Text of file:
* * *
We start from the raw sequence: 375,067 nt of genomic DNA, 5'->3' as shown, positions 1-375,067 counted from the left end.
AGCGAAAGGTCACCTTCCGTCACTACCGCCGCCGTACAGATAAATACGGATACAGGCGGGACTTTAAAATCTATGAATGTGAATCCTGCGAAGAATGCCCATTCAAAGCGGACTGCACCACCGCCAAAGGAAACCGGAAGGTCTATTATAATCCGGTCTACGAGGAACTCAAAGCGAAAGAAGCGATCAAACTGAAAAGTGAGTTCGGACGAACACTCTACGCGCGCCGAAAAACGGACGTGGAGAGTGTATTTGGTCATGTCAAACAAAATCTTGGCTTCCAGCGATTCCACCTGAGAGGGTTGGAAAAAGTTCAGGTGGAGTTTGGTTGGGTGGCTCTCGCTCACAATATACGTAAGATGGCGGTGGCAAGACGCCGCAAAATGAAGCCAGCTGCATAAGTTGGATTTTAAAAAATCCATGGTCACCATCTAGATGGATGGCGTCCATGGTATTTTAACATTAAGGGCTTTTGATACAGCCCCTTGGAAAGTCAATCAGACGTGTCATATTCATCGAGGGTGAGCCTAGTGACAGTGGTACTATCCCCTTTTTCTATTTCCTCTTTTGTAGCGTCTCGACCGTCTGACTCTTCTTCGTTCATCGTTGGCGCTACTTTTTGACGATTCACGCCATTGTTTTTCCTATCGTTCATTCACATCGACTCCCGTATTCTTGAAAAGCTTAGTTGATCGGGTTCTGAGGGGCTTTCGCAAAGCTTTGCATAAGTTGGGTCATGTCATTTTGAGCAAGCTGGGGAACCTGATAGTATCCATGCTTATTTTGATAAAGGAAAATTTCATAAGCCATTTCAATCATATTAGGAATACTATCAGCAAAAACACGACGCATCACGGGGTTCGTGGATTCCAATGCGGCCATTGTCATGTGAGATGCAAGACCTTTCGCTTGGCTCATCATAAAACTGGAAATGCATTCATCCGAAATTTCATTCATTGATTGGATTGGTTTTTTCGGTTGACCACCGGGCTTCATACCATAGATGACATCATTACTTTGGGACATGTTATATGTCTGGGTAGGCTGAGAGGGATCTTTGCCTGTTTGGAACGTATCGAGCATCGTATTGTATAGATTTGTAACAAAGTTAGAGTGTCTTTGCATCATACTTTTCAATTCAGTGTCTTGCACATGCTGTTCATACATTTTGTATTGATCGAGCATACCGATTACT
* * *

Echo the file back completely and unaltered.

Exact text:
We start from the raw sequence: 375,067 nt of genomic DNA, 5'->3' as shown, positions 1-375,067 counted from the left end.
AGCGAAAGGTCACCTTCCGTCACTACCGCCGCCGTACAGATAAATACGGATACAGGCGGGACTTTAAAATCTATGAATGTGAATCCTGCGAAGAATGCCCATTCAAAGCGGACTGCACCACCGCCAAAGGAAACCGGAAGGTCTATTATAATCCGGTCTACGAGGAACTCAAAGCGAAAGAAGCGATCAAACTGAAAAGTGAGTTCGGACGAACACTCTACGCGCGCCGAAAAACGGACGTGGAGAGTGTATTTGGTCATGTCAAACAAAATCTTGGCTTCCAGCGATTCCACCTGAGAGGGTTGGAAAAAGTTCAGGTGGAGTTTGGTTGGGTGGCTCTCGCTCACAATATACGTAAGATGGCGGTGGCAAGACGCCGCAAAATGAAGCCAGCTGCATAAGTTGGATTTTAAAAAATCCATGGTCACCATCTAGATGGATGGCGTCCATGGTATTTTAACATTAAGGGCTTTTGATACAGCCCCTTGGAAAGTCAATCAGACGTGTCATATTCATCGAGGGTGAGCCTAGTGACAGTGGTACTATCCCCTTTTTCTATTTCCTCTTTTGTAGCGTCTCGACCGTCTGACTCTTCTTCGTTCATCGTTGGCGCTACTTTTTGACGATTCACGCCATTGTTTTTCCTATCGTTCATTCACATCGACTCCCGTATTCTTGAAAAGCTTAGTTGATCGGGTTCTGAGGGGCTTTCGCAAAGCTTTGCATAAGTTGGGTCATGTCATTTTGAGCAAGCTGGGGAACCTGATAGTATCCATGCTTATTTTGATAAAGGAAAATTTCATAAGCCATTTCAATCATATTAGGAATACTATCAGCAAAAACACGACGCATCACGGGGTTCGTGGATTCCAATGCGGCCATTGTCATGTGAGATGCAAGACCTTTCGCTTGGCTCATCATAAAACTGGAAATGCATTCATCCGAAATTTCATTCATTGATTGGATTGGTTTTTTCGGTTGACCACCGGGCTTCATACCATAGATGACATCATTACTTTGGGACATGTTATATGTCTGGGTAGGCTGAGAGGGATCTTTGCCTGTTTGGAACGTATCGAGCATCGTATTGTATAGATTTGTAACAAAGTTAGAGTGTCTTTGCATCATACTTTTCAATTCAGTGTCTTGCACATGCTGTTCATACATTTTGTATTGATCGAGCATACCGATTACT